Even according to the ADB's own evaluation, the Sundarbans Bio-diversity Conservation Project (SBCP) and Khulna-Jessore Drainage Rehabilitation Project (KJDRP) are the examples of their failed projects although they cost hundreds of millions of Taka in local currency.

Syed Aminul Hoque of EquityBD said, ADB's pressure to increase prices of gas, electricity and fuel is bringing miseries to the poor and the farmers in particular. Its prescription for blanket privatization of the state-owned industries, privatizing the electricity and power sector, squeezing the public service sectors and promoting the shrimp culture are destroying the ecosystem.

Published in The New Nation.

 

Dhaka concerned over outcome of climate change conference

bangladesh dec 17 2012Bangladeshi climate network Monday expressed its frustration over the outcome of the recently held global climate change conference (COP-18) terming it 'more inactive and injustice for combating climate change.'

The platform of the country's seven organisations involved in climate activism highly emphasised on appropriating climate negotiation as a part of the country's foreign diplomacy.

Their comments were made at a press conference held at the National Press Club in the capital titled "Doha Gateway: In Between Life and Death" dedicated to the COP-18 that was held between November 26 and December 09 last in Doha, Qatar.

The network includes Bangladesh Poribesh Andoloan (BAPA), Climate Finance Governance Network (CFGN) under the Transparency International Bangladesh, Bangladesh Indigenous People's Network for Climate Change and Bio-Diversity (BIPNetCCBD), Climate Change Development Forum (CCDF), Campaign for Sustainable Rural Livelihood (CSRL), Equity and Justice Working Group Bangladesh (EquityBD) and Network on Climate Change Bangladesh (NCCB).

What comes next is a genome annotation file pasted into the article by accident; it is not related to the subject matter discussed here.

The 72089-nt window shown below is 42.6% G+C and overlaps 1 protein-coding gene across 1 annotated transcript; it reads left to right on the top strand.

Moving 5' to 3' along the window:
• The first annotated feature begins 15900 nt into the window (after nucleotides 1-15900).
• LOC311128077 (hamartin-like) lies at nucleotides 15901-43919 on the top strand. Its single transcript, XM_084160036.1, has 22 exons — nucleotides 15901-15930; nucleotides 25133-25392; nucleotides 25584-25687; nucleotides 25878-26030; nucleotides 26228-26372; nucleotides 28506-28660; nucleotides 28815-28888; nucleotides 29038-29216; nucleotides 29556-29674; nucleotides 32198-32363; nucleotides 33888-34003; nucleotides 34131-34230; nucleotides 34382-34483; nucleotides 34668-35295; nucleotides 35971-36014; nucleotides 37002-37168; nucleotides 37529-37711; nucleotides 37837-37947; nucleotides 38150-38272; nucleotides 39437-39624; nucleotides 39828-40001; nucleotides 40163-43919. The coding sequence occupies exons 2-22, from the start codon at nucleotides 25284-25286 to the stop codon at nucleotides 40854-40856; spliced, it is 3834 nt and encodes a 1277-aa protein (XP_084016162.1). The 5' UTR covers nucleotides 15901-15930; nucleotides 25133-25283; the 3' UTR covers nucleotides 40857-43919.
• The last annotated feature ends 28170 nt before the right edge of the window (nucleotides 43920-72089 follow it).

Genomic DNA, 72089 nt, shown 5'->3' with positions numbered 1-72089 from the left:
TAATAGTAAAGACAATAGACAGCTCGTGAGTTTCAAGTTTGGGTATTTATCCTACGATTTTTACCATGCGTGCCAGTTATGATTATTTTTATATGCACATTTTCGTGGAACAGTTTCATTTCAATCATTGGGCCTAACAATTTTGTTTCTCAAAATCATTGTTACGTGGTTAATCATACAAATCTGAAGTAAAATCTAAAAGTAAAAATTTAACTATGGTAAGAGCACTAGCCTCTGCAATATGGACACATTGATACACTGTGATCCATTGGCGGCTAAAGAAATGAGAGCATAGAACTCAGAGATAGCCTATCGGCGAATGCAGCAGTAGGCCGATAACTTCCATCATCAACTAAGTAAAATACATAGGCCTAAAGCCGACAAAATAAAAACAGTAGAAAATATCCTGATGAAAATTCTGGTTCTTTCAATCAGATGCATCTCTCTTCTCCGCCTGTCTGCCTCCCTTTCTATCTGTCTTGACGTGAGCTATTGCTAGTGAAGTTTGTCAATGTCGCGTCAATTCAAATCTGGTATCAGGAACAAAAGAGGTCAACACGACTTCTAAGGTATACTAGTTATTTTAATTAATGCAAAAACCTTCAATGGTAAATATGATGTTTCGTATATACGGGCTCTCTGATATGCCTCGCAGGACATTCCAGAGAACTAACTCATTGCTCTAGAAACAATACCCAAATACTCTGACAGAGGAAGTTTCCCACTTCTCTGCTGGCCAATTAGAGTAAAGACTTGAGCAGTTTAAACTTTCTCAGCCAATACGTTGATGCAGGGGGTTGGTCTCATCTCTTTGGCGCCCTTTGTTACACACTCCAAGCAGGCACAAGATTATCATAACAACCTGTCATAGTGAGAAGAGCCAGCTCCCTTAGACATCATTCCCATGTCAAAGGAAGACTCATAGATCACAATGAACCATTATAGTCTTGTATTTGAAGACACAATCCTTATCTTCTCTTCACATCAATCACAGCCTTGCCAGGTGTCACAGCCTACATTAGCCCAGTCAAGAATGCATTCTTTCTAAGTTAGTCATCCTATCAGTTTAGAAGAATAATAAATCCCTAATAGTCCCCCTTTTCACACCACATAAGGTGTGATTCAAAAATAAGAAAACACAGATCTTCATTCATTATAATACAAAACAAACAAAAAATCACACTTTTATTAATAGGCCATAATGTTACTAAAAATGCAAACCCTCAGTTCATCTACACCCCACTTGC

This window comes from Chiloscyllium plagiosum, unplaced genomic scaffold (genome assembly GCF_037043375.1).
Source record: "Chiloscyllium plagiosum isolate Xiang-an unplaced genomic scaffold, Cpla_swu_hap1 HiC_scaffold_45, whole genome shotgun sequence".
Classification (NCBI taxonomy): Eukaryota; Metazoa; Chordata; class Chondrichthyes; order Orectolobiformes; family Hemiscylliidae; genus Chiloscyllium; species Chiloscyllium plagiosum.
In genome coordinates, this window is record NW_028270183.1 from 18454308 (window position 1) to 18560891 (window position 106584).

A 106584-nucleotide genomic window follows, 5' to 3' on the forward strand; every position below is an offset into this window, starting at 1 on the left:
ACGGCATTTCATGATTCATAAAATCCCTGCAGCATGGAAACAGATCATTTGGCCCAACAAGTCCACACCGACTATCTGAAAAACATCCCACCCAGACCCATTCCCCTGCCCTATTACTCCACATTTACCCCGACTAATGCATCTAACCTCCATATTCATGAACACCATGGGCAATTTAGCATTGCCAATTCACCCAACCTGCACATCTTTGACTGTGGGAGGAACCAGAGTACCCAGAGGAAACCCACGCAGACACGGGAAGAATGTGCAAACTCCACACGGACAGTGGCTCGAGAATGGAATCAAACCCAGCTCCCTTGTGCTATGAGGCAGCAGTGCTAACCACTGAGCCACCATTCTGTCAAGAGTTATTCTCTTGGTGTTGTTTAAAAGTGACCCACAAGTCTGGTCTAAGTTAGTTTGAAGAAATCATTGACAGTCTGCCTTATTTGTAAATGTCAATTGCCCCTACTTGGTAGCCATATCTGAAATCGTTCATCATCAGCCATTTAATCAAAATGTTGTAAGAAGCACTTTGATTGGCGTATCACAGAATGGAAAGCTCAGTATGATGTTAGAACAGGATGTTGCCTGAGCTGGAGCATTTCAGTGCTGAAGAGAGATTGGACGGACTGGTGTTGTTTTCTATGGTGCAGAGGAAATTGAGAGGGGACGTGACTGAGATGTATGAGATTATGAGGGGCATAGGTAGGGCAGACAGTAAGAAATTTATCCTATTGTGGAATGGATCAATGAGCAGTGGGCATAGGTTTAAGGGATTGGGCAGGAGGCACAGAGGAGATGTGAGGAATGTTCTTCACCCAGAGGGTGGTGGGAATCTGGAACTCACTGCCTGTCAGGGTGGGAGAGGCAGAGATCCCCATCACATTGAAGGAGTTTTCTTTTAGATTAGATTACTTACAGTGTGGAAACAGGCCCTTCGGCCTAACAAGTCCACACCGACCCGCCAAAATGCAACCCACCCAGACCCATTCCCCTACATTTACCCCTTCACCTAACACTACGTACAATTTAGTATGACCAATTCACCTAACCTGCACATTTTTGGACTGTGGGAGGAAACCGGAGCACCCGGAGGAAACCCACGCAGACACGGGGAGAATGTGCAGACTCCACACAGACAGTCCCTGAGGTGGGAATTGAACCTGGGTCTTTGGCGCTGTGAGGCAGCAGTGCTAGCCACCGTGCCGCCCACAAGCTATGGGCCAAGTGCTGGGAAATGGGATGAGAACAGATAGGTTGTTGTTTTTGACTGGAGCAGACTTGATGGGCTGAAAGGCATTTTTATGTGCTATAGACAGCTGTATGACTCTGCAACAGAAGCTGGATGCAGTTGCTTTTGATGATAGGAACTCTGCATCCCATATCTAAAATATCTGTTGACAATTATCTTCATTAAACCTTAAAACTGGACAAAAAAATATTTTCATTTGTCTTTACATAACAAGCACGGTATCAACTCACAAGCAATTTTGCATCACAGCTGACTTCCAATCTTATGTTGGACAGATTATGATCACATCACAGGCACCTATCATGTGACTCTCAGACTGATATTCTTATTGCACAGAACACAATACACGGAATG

The activists and experts of the network termed the Doha Climate Conference outcome as 'climate injustice for climate vulnerable countries like Bangladesh'. "It has also given developed countries opportunity to remain inactive considering finance transfer and carbon emission issues," they said.

NCCB coordinator Mizanur Rahman Bijoy presented the keynote which mentioned several fundamental weaknesses in Doha outcome.

The paper criticised the commitment by the developed countries to reduce carbon emission only by 18 per cent and termed it as unscientific as earlier commitment was to reduce carbon emission by 40-45 per cent from the 1990 level.

"It means the planet is, in fact, reaching an increase in temperature by 4 degree Celsius by the end of this century, which will bring a catastrophe beyond our imagination".

Climate specialist and executive director of Centre for Global Change (CGC) Dr Ahsan Uddin Ahmed mentioned the COP-18 as a tiger without nails and teeth.

Dr Ahsan emphasised on appropriation of proper climate adaptation programmes by Bangladesh with her own funds to avoid unnecessary interferences.

Published in The Financial Express.